The chapter called “Luke” introduces the book’s most complex character: a fellow farmhand who’s always down on his luck. We are given to understand that Luke, a struggling yet tender soul, is addicted to alcohol and pain medication and conflicted about his gender. He was recently fired for stealing money from the farm’s coffers.
This portrait generates a juicy tension, which Gaydos cuts short by folding Luke’s character into the book’s elemental ruminations on abundance and loss, crops ruined by insects and the slaughter of beloved pigs. There’s an inherent lack of sentimentality in Mother Nature, with whom Gaydos is becoming more and more intimately acquainted – but Luke’s fate rattles her in a different way.
The rhapsodic descriptions of nature’s vitality in the first section give way to profound meditations on loss and destruction as the book continues. Gaydos finds intriguing and original entry points for her musings: nursing pigs through illness, watching Gov. Phil Scott race at Thunder Road in Barre, reading journal entries of the doomed Shaker community on whose former property she’s farming. Ultimately, she herself experiences nature’s brutal impassivity in wrenching, personal ways.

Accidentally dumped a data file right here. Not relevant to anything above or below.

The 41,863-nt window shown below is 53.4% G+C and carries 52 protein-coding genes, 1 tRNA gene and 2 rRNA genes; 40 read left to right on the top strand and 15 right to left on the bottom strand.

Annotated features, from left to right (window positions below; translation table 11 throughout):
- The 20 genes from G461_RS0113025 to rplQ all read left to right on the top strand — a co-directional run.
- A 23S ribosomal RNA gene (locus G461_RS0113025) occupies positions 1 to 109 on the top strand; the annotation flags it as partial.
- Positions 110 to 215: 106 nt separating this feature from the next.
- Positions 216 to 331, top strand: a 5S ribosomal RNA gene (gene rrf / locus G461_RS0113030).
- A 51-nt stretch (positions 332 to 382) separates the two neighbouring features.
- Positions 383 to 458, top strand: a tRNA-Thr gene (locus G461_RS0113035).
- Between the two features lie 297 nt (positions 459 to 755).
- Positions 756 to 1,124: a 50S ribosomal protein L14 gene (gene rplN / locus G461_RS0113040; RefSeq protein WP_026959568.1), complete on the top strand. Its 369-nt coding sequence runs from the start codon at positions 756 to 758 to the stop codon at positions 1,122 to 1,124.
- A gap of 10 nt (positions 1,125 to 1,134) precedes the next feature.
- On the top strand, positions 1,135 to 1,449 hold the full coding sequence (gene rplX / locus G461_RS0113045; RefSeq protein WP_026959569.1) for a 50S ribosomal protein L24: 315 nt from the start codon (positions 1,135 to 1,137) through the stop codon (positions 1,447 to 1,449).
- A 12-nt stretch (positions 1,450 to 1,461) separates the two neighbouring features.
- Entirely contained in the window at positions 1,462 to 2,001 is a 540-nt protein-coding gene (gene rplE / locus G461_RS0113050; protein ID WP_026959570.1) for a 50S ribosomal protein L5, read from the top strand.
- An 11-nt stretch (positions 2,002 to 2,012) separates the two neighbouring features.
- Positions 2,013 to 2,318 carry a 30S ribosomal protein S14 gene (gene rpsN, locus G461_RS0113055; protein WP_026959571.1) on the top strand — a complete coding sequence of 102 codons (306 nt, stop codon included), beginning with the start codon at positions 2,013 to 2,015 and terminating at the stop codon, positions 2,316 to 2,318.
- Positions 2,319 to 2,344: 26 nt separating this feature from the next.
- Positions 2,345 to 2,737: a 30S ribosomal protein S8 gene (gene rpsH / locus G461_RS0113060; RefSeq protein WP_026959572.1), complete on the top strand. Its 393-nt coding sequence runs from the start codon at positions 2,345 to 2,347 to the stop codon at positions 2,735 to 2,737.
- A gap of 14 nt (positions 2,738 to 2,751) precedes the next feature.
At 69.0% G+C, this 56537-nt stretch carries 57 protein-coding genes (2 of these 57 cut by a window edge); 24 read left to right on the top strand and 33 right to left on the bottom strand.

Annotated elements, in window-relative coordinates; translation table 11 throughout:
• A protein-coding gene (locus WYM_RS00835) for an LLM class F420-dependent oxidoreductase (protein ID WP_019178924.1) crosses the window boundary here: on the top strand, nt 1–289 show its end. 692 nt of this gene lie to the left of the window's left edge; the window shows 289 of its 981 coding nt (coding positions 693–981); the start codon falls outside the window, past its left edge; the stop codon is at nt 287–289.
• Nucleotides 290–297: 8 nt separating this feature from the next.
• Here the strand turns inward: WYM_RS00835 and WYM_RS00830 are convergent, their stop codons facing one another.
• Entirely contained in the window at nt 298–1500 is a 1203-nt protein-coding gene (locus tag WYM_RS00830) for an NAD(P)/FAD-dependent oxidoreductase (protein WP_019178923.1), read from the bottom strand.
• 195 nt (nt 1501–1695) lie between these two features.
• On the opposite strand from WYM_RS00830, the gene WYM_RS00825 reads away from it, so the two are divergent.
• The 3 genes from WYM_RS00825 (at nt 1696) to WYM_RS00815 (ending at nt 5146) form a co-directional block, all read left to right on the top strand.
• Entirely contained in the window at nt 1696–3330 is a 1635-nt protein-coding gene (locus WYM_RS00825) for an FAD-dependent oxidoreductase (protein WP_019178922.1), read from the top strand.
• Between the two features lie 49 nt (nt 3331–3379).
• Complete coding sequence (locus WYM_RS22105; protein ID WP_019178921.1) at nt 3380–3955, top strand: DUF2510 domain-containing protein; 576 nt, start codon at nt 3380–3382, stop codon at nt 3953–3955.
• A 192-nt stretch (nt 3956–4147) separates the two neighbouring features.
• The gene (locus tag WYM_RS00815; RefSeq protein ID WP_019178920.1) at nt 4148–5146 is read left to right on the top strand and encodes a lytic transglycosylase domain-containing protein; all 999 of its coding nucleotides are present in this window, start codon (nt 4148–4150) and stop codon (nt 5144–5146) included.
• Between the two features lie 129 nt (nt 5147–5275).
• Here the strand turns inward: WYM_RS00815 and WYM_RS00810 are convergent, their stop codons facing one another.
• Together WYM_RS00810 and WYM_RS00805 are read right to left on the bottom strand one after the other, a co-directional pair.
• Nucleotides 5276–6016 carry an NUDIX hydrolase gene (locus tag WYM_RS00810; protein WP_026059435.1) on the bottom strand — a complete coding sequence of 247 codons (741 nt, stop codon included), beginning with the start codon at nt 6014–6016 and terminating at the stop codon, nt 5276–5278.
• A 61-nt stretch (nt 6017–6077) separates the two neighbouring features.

The prose in Pig Years crackles all the way through. At once an insider’s look at the scrappy world of small farming and the story of a young writer’s restless devotion and grief, Gaydos’ debut announces her as a major new voice in nonfiction. You might find yourself devouring the book in one sitting, as this reviewer did. Just don’t try it on an empty stomach.
From Pig Years
In the heart of the summer, Diana, Lee, Sam, Bet, Chris, and I are dwarfed by the farm, the sheer life force of it, pulled by the demands of plants and animals, pressed like blunt objects into the ground, buried in the work we have wrought. A dairy farmer told me cows – meaning milking cows twice a day every day – can either turn a person mean or make them nice. I believe this is true. You either like a cow’s touch, are quick to recognize the good in their temperament, or you dock their tails for swatting your face like a fly, hate the smell of your own sweat, as if it were their manure. With vegetables, perhaps either you go into the earth and are softened by it, or you come out like thistle. It is labor that is either heart opening or hateful, but sometimes unavoidably both.